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Where Should I Put my Christmas Tree?

Michael Pollick
Updated May 16, 2024
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During a nighttime holiday drive through various neighborhoods, it is not unusual to see a fully decorated and lit Christmas tree displayed prominently in a large picture window, along with the usual outdoor lighting displays. Other homeowners, however, may choose to place their trees in a less visible corner of their living rooms, or use a smaller artificial tree on a table stand to save space. There is no one correct answer to where you should put your Christmas tree, but there are a number of things to consider beforehand.

A live Christmas tree often has a few needs that affect where it can be placed. If it is relatively large, it may need more support than a tree stand alone can provide. In order to prevent accidental toppling, you may have to attach some additional guide wires to the tree, along with installing support hooks into the wall studs. If you have a larger live tree and stability may be an issue, you'll most likely want to place the tree in a corner of the living room and use the adjacent walls as your anchoring point.

A large artificial tree may prove to be more stable than an equivalent live Christmas tree, so you should have a few more options on its placement. If you have a large picture window facing the street, a well-lit artificial or very stable live tree should fit nicely. Be sure you have a sufficient number of electrical outlets nearby to power the tree's lights. One important thing to keep in mind when displaying a Christmas tree in a large living room window is a certain loss of privacy. Be aware that passersby may be able to see more than the Christmas decorations under the right lighting conditions.

Many people who live in cramped quarters or apartments often choose a smaller artificial Christmas tree designed to fit on a table top. This has the advantage of portability, but stability and visibility may be a concern. Be sure the area designated for the display is large enough to accommodate the tree stand and tall enough for easier decorating and display. Since these smaller artificial trees can fit just about anywhere, you may want to consider the visual balance of a room. You could center a smaller tree in front of a non-working fireplace mantle, for example, and expand the decorations from that central focal point.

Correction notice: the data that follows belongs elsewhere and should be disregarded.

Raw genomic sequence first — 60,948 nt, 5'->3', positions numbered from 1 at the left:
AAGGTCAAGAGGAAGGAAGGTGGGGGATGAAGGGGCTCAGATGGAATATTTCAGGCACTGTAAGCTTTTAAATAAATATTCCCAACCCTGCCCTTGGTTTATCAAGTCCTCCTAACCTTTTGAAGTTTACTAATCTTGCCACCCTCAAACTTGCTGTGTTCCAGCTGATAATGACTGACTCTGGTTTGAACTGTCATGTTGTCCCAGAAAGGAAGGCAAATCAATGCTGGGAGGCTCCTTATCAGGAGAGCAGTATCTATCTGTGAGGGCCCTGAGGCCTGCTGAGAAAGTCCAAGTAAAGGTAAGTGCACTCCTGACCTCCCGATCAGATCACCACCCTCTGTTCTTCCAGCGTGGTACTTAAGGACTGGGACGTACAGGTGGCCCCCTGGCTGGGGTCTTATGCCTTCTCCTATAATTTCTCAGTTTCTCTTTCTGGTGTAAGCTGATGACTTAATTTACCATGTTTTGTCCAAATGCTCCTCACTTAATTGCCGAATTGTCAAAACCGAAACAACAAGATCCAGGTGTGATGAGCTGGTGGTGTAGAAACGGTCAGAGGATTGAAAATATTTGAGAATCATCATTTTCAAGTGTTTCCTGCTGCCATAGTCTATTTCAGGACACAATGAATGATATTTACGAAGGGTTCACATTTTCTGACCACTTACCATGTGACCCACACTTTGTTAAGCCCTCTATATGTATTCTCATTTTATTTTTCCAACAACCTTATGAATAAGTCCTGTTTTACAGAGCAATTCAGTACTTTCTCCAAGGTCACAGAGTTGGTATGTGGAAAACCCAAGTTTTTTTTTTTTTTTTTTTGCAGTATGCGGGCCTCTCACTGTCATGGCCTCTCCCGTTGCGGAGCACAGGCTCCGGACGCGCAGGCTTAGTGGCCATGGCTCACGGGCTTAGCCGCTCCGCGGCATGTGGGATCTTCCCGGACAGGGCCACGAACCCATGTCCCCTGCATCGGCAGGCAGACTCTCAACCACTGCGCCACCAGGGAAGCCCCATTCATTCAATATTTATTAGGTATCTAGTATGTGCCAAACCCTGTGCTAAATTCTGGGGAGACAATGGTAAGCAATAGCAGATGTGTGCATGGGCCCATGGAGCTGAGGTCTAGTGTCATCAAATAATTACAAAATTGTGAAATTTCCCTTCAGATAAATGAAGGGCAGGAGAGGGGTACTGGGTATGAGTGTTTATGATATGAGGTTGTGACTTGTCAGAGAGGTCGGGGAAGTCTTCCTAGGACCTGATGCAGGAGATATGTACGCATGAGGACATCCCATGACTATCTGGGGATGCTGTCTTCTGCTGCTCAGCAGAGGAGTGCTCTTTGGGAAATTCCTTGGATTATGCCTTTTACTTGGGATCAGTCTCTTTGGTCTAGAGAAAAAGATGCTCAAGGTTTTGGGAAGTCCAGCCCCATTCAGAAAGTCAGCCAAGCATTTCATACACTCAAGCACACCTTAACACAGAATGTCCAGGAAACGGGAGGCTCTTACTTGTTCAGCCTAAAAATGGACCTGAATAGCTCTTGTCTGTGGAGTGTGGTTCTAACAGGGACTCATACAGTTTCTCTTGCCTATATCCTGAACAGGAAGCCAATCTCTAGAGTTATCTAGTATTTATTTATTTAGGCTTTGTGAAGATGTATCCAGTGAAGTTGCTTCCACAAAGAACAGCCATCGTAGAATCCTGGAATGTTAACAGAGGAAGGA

When placing a live Christmas tree, keep in mind that you will have to refill the stand with water and other nutrients periodically. Try not to select an area which would make this task prohibitively difficult. Some homeowners have been known to rig up a funnel and tube system which allows them to refill the tree stand reservoir without removing the tree skirt. You may also want to avoid placing a tree in a high traffic area or directly in front of an important light switch or fuse box.

HomeQuestionsAnswered is dedicated to providing accurate and trustworthy information. We carefully select reputable sources and employ a rigorous fact-checking process to maintain the highest standards. To learn more about our commitment to accuracy, read our editorial process.
Michael Pollick
By Michael Pollick